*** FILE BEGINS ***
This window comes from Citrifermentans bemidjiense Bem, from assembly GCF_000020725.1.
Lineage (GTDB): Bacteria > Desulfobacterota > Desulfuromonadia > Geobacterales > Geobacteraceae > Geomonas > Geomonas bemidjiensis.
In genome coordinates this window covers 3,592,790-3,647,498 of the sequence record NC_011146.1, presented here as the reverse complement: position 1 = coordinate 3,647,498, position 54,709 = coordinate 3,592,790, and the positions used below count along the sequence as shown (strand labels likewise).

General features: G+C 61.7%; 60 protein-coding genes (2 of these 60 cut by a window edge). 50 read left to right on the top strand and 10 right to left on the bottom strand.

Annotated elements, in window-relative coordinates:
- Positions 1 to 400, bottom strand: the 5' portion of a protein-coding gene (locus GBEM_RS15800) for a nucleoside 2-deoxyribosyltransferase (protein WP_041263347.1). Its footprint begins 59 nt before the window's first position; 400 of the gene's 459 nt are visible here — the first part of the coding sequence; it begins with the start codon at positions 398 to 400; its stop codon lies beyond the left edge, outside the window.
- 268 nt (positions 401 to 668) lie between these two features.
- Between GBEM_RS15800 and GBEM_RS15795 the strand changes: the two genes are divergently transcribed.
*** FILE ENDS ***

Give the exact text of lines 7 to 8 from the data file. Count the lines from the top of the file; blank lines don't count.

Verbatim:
- 268 nt (positions 401 to 668) lie between these two features.
- Between GBEM_RS15800 and GBEM_RS15795 the strand changes: the two genes are divergently transcribed.